John Marco Allegro

John Marco Allegro (born 17 February 1923 London - 17 February 1988, (his 65th birthday) was a scholar who challenged orthodox views of the Dead Sea Scrolls, the Bible and the history of religion, with books that attracted popular attention and scholarly derision.

After service in the Royal Navy during World War II, Allegro started to train for the Methodist ministry but transferred to a degree in Oriental Studies at the University of Manchester.In 1953 he was invited to become the first British representative on the international team working on the recently discovered Dead Sea Scrolls in Jordan. The following year he was appointed assistant lecturer in Comparative Semitic Philology at Manchester, and held a succession of lectureships there until he resigned in 1970 to become a full-time writer. In 1961 he was made Honorary Adviser on the Dead Sea Scrolls to the Jordanian government.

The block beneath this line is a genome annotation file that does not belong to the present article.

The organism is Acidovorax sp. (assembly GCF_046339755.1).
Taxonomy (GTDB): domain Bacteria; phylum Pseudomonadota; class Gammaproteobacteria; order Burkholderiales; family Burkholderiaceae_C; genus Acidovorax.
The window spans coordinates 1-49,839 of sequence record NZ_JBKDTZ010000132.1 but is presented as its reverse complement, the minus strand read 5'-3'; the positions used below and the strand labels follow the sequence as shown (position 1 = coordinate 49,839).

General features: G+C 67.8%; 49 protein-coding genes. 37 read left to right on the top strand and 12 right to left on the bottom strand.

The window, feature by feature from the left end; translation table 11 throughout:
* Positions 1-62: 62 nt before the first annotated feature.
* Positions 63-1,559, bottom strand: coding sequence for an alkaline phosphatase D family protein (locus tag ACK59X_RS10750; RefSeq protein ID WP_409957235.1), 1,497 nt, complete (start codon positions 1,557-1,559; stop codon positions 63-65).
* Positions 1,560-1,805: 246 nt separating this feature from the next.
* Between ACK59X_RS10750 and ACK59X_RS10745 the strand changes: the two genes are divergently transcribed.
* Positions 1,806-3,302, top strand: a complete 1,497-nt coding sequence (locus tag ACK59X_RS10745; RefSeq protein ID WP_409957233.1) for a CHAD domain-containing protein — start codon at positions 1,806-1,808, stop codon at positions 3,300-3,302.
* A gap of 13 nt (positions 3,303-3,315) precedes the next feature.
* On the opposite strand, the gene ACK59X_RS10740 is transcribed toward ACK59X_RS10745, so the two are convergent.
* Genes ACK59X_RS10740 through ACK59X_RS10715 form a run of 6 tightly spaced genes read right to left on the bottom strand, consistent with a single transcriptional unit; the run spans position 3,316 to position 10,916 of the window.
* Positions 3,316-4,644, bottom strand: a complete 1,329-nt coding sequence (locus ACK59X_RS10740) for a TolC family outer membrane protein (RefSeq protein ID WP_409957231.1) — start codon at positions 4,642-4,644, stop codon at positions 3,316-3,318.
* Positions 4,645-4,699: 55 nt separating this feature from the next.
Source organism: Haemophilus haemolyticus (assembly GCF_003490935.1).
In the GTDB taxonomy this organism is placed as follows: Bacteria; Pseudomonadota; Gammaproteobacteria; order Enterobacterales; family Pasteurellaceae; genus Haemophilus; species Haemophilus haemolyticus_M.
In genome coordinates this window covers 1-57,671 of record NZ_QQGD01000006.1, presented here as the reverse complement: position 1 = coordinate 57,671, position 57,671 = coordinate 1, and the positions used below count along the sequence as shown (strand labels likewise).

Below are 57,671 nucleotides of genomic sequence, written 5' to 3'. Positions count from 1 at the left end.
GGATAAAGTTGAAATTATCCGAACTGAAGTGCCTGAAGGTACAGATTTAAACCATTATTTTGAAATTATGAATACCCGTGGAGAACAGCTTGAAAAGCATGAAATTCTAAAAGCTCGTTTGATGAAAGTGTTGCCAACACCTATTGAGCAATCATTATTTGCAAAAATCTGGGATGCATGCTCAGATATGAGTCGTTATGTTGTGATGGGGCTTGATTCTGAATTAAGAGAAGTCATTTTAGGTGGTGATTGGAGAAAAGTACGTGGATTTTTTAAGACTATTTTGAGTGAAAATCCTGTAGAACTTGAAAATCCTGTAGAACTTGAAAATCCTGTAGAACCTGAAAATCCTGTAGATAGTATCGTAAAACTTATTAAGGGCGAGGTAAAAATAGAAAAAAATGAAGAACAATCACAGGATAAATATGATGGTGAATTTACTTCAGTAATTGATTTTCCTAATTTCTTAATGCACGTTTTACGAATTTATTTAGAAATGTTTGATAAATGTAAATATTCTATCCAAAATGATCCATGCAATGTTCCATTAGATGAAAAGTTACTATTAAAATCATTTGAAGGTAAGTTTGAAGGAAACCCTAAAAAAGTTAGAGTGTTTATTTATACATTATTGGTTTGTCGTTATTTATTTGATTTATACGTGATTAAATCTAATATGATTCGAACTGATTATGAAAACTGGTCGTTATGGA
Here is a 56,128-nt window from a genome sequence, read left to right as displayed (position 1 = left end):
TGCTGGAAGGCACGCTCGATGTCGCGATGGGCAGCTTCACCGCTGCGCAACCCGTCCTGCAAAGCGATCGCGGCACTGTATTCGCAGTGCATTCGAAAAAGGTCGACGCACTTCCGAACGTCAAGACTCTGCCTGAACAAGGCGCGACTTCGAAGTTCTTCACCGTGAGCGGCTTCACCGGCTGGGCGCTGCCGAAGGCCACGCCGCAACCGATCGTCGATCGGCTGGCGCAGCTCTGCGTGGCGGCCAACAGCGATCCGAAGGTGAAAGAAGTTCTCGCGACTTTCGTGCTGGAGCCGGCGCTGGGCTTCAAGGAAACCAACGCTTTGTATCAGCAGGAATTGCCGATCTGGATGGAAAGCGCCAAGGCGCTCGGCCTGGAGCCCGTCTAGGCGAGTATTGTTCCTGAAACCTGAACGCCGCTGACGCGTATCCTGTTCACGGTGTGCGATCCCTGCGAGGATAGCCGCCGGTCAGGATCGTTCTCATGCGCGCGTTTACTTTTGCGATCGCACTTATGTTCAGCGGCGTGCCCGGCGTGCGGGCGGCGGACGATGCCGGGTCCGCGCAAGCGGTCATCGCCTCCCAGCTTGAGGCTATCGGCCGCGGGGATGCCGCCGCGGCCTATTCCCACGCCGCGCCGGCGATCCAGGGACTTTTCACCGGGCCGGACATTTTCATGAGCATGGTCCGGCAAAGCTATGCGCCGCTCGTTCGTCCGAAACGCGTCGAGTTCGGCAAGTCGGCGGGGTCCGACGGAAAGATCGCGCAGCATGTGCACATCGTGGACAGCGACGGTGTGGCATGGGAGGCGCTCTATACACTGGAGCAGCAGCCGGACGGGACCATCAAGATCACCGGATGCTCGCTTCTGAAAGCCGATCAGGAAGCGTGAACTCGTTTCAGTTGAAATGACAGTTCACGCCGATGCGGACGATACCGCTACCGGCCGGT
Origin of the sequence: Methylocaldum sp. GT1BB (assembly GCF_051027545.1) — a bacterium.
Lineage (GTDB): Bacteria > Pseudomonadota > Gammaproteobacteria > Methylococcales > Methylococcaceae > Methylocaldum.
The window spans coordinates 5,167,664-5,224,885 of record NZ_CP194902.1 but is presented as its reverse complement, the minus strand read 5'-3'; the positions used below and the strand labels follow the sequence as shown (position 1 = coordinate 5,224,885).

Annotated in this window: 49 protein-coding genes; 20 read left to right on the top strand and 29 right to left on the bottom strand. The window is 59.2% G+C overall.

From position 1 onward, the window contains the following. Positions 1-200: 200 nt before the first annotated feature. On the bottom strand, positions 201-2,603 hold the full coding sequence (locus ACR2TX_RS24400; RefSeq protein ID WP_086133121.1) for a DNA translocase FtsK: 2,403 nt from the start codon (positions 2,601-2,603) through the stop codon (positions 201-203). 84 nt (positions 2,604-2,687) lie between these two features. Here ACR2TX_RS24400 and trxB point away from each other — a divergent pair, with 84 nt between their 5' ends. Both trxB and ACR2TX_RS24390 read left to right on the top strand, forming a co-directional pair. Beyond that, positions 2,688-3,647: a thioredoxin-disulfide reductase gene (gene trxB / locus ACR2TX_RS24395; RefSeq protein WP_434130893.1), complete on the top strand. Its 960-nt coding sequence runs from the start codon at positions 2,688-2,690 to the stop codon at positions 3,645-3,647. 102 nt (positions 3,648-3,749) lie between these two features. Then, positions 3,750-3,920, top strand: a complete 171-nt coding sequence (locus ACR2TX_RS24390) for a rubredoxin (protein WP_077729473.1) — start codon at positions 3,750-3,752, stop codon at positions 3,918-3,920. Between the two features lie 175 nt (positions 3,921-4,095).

Allegro's thirteen books include "The Dead Sea Scrolls" (1956), The "Treasure of the Copper Scroll" (1960), "The Sacred Mushroom and the Cross" (1970) and "The Dead Sea Scrolls and the Christian Myth" (1979) as well as "Discoveries in the Judaean Desert of Jordan vol. V" (1968) and articles in academic journals such as the" Journal of Biblical Literature", "Palestine Exploration Quarterly" and "Journal of Semitic Studies" ['A Newly Discovered Fragment of Commentary on Psalm 37 from Qumran,' Palestine Exploration Quarterly 86 (1954): 69-75

'Further Light on the History of the Qumran Sect', Journal of Biblical Literature75 (1956): 93

'Further Messianic References in Qumran Literature', Journal of Biblical Literature 75 (1956), pp. 174-76

'More Isaiah Commentaries from Qumran's Fourth Cave', Journal of Biblical Literature 77 (September 1958) 215-221

'Fragments of a Qumran Scroll of Eschatological Midrashim', Journal of Biblical Literature 75 (December 1956): 182-187; and 77 (December 1958): 350-354